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Defense lets up, Santana does rest
TWINS 8, RAYS 0: The Rays get three hits and commit as many errors.
By MARC TOPKIN
Published September 6, 2006
[Times photo: James Borchuck]
Juan Salas made his major-league debut in relief for the Rays in the seventh inning, giving up three runs, two earned.
ST. PETERSBURG - The Devil Rays had it hard enough trying to beat the Twins with ace Johan Santana on the mound. They didn't make it any easier on themselves with a sloppy performance in an ugly 8-0 loss.
How bad was it?
Well, they had as many errors (three) as hits.
Rookie rightfielder Delmon Young made one of the errors, misplaying a hard-hit drive by Torii Hunter in the three-run Minnesota seventh that broke open the game.
But the 20-year-old, in his eighth major-league game, might have saved the Rays from the ultimate embarrassment of being no-hit, rapping a double off the right-centerfield wall in the fourth and blooping a single into left-center in the seventh.
Otherwise, Santana was nearly perfect as he picked up his major-league leading 17th win and lowered his AL-leading ERA to 2.84.
"Their guy is good," Rays manager Joe Maddon said. "Particularly today because last time we saw him he didn't have the same command of his fastball down as he did today. His fastball was down, and then he throws his slider and changeup off that that thing and you have no idea which one of the three pitches it is.
"He was very impressive. I've seen him good, that's almost as good as I've seen him."
Santana retired the first 10, gave up the double to Young, then set down the next eight. He allowed only two hits over his eight innings and struck out 12, one shy of his season high.
The Rays were trying to hit Santana's fastball, but he kept them off-balance, constantly mixing in his slider and changeup.
It is the changeup that is most troubling, and hardest for the Rays to hit - or describe.
"It's a Looney Tunes changeup," B.J. Upton said. "It's ridiculous."
It was the 14th straight time the Twins have beaten the Rays, a streak that extends to June 2004 and is the second longest current streak for one team against another, topped only by Seattle's 15 consecutive losses to Oakland.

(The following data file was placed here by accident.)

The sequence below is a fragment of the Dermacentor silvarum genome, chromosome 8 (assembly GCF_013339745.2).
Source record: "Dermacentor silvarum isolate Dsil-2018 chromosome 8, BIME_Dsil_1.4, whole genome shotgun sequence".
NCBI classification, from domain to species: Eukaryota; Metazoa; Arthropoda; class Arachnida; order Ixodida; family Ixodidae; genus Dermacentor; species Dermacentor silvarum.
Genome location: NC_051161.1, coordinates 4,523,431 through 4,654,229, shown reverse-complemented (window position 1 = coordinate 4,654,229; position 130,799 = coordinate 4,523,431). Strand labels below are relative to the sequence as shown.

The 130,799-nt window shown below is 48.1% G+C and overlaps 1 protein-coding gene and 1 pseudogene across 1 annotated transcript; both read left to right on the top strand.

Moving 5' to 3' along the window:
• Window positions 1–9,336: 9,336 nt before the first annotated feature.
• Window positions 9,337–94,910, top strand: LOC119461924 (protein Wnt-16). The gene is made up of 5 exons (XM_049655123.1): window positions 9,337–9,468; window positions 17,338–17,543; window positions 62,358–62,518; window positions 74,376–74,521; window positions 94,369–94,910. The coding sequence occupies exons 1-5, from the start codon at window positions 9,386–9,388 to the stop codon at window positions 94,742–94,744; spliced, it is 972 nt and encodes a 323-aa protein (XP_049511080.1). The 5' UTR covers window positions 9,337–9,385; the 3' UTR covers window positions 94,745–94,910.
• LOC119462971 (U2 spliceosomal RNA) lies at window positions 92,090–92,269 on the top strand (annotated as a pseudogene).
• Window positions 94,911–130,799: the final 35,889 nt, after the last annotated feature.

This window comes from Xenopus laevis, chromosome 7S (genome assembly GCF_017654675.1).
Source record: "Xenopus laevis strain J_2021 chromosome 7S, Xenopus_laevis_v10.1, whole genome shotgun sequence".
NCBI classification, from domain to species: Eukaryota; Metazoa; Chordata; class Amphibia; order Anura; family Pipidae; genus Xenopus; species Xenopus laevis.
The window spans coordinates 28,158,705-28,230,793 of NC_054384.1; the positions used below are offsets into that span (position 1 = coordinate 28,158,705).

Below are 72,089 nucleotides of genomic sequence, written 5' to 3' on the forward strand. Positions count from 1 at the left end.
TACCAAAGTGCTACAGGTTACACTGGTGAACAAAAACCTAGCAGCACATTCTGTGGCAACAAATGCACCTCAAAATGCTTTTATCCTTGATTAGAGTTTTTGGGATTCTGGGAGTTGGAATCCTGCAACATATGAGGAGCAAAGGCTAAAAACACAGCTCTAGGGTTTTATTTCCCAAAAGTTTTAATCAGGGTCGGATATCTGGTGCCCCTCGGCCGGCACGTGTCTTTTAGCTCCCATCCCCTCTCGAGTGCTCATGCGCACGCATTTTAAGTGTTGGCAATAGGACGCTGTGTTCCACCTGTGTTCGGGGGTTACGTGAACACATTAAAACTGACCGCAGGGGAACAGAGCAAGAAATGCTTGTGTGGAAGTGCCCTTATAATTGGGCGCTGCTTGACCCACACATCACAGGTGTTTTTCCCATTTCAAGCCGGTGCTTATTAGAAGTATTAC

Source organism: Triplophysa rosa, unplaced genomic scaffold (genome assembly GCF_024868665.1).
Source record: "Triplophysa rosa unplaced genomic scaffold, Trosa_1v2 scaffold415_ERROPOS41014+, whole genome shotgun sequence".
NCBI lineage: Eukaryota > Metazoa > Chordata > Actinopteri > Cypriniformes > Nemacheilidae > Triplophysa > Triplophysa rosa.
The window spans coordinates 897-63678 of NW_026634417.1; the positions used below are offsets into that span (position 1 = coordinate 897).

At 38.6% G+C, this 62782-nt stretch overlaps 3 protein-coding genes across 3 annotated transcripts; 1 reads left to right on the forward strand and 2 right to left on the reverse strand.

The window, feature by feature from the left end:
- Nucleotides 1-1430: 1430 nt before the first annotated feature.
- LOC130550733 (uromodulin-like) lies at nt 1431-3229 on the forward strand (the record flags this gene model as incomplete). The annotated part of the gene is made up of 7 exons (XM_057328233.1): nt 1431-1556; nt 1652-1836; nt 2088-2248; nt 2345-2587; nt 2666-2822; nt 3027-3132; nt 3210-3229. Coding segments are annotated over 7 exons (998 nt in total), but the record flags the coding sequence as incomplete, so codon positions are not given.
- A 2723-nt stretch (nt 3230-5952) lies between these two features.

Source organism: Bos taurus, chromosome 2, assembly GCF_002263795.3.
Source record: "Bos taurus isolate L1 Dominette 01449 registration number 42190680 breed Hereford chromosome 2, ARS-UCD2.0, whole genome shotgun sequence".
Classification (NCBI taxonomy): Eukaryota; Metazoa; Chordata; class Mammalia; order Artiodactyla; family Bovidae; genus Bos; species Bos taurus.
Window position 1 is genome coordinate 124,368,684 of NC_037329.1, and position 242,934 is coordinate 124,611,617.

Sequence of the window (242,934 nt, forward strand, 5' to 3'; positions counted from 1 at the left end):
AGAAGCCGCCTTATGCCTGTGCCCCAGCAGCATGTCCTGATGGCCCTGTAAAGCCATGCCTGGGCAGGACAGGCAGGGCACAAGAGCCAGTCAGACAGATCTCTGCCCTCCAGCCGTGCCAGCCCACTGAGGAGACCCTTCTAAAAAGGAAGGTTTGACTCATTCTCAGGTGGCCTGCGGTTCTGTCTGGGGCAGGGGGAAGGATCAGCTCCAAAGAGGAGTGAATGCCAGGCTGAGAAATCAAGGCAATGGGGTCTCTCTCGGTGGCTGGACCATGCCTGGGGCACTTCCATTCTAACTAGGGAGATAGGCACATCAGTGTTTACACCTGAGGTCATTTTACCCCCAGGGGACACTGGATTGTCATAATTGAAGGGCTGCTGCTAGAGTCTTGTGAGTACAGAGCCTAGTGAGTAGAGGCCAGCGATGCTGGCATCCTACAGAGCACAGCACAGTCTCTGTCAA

The Rays created their own mess in the fourth, helping the Twins score three runs.
First they messed up a rundown play, with the Twins ending up with runners on second and third after Michael Cuddyer knocked the ball loose from third baseman Upton.
Then they made a big mistake on a fly ball to left, with the Twins scoring a run after Carl Crawford's throw sailed into the screen behind home plate.
Then the Rays failed in their strategy of intentionally walking Rondell White, with the Twins getting another run when ex-Ray Jason Tyner laced a double to left-center.
Cuddyer started the rally with a double that whizzed by Upton down the leftfield line. The two grew up near each other in the Virginia area and are longtime friends.
The Twins got three more in the seventh, giving rookie reliever Juan Salas a tough introduction to the majors. After getting two quick outs, he allowed a walk, a Cuddyer double (that should have been a home run had the umpires seen the ball hit off a fan), a Justin Morneau triple and a well-struck ball by Hunter that Young botched for a two-base error.
There was some good news for the Rays. Jae Seo, out since Aug. 20 with a groin strain, made a solid return to the rotation, throwing 94 pitches over six innings, scattering eight hits but allowing only the one earned run.